Mark Knowles - AIS - AthletesVoice
Mark Knowles - AIS - AthletesVoice


Becoming the best player in the world – and more

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Becoming the best player in the world – and more


I spent 15 years with the Kookaburras, winning Olympic, World Cup and Commonwealth golds, leading my country and being named the world’s best player.


But the toughest challenge of my career came before I played my first senior international.


I grew up in Rockhampton, a real country kid with the mentality of wanting to give everything a go.  I had a smooth journey through the junior ranks, making most state and national teams.


I was 16 when my parents took us down to Sydney for the 2000 Olympics and I was absolutely enthralled. It ignited this flame in me: I wanted to be an elite athlete and an Olympian. That was massive for me at the time.


I was a good player in the country but I wanted more. My mentality early on, of not wanting to just be good in Rocky, drove me in those early years of junior nationals.


I got the opportunity to move to Brisbane and the Queensland Academy of Sport hockey program when I finished year 12. I couldn’t wait. I thought it was the next step for me in playing for Queensland in men’s hockey and progressing myself.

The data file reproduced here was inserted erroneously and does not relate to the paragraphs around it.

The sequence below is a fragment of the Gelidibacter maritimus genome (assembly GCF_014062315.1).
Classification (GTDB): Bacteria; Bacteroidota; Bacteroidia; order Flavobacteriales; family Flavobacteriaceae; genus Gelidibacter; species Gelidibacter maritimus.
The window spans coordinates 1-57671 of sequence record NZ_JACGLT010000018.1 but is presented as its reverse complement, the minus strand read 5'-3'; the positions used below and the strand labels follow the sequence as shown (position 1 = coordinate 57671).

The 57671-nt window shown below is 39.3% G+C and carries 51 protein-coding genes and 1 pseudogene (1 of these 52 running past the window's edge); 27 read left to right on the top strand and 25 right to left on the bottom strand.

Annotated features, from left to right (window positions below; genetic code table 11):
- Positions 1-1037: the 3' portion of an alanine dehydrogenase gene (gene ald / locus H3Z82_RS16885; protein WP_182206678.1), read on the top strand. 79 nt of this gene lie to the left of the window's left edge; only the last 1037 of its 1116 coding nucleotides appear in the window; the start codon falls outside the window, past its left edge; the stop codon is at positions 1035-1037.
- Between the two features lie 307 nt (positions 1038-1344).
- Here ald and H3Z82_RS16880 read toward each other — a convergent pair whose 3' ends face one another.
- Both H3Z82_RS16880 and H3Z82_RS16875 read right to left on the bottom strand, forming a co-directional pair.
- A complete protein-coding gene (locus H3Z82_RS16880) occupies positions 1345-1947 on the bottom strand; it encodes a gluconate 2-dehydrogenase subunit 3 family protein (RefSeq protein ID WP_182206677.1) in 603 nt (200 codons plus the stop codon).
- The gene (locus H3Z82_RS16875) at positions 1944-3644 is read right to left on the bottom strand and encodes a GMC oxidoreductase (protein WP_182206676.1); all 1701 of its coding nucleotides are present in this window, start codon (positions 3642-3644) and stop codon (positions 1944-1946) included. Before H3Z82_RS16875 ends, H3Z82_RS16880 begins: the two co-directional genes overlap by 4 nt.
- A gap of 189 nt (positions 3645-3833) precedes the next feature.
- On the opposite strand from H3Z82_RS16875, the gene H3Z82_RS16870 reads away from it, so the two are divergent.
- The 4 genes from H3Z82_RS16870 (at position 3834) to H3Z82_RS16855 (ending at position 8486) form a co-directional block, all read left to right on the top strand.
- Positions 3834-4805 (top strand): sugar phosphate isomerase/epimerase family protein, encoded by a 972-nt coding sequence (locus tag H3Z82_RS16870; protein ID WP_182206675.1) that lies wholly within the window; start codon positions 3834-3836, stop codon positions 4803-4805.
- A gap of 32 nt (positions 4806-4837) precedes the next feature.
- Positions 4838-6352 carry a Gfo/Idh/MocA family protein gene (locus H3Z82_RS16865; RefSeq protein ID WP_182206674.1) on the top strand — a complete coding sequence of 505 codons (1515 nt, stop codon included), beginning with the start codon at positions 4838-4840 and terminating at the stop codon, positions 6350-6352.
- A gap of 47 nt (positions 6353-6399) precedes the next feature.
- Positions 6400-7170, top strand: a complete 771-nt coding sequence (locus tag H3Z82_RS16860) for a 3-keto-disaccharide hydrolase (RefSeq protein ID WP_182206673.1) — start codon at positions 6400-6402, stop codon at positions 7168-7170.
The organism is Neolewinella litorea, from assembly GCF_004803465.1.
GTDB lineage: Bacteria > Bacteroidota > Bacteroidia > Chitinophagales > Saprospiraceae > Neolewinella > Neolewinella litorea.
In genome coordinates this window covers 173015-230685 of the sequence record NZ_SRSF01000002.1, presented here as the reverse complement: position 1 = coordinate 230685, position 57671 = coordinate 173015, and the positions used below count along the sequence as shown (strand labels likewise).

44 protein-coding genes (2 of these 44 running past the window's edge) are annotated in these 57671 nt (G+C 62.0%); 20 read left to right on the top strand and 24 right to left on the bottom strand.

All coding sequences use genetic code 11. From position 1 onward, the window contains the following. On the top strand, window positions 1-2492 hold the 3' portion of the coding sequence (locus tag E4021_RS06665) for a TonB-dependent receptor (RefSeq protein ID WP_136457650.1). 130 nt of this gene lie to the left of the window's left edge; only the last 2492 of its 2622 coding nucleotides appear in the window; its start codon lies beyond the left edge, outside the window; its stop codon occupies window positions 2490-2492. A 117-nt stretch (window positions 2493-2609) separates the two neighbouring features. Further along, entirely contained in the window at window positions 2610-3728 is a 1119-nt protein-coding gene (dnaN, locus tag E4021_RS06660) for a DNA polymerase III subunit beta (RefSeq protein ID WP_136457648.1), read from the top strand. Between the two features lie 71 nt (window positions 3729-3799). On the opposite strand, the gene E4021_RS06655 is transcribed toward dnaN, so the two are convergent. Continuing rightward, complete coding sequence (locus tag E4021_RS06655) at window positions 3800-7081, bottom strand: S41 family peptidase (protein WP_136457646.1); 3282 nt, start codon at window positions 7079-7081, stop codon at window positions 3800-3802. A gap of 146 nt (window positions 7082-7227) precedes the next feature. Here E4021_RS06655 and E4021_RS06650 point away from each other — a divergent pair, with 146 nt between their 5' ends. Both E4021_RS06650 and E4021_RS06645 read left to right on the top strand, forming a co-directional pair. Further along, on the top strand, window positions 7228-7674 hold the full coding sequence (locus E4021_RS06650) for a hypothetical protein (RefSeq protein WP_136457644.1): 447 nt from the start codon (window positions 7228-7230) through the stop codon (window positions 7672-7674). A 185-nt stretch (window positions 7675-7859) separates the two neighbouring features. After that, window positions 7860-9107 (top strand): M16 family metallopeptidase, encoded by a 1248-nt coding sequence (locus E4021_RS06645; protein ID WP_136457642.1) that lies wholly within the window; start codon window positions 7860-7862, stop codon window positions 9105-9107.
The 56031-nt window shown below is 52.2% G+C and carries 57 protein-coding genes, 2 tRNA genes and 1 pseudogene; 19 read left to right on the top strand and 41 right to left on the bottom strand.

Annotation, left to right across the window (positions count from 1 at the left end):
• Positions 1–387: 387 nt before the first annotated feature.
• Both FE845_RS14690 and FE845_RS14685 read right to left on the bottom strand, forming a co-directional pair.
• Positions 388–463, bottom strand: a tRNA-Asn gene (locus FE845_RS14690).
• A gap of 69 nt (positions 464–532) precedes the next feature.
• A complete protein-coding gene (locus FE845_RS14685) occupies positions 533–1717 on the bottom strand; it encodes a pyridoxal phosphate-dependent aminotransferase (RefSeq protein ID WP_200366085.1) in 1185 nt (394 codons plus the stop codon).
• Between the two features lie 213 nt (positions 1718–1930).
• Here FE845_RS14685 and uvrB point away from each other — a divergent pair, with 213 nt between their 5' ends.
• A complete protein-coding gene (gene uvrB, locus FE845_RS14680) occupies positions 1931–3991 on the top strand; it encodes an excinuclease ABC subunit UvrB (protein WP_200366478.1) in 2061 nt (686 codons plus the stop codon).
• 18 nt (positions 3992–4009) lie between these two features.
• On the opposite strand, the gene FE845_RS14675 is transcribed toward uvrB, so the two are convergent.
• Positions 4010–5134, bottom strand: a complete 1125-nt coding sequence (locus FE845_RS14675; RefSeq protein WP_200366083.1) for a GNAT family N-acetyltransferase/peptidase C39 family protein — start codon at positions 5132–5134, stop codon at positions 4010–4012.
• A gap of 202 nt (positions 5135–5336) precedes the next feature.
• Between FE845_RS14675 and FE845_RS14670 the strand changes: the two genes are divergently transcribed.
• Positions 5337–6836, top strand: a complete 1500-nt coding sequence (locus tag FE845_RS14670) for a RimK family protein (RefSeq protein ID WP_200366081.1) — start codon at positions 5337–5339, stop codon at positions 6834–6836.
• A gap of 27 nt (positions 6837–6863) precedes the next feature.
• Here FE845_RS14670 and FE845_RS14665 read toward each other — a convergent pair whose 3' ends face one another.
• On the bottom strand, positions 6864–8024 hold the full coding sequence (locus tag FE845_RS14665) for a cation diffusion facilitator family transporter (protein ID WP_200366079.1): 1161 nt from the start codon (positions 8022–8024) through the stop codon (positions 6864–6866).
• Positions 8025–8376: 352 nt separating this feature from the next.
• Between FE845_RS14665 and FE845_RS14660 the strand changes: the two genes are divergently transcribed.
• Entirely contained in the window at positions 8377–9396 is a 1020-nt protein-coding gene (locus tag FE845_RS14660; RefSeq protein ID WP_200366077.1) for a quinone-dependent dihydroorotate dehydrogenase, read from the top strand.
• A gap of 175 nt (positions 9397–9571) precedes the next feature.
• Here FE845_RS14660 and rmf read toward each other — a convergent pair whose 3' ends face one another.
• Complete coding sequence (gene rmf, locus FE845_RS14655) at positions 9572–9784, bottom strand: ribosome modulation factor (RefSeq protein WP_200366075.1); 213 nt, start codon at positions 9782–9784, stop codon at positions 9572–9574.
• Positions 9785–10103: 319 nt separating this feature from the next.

Transition is something I didn’t put a lot of focus on when I was younger.


The toughest challenge of my career came before I played my first senior international.


Many athletes think transition is something that happens when they retire from sport. I looked at it differently later in my career. We put so much focus on retirement and when our career will end, but we have so many amazing experiences all the way through in transitioning.


I transitioned from a kid in the country to live in a capital city. I then transitioned from being a good junior Queensland player into being in a national senior squad, where everyone was good, just before I was 19.


I thought the challenge of moving from Rockhampton to Brisbane, seven hours south, was hard. Now I was moving from Brisbane to Perth to play with some of my idols and be bottom of the pile.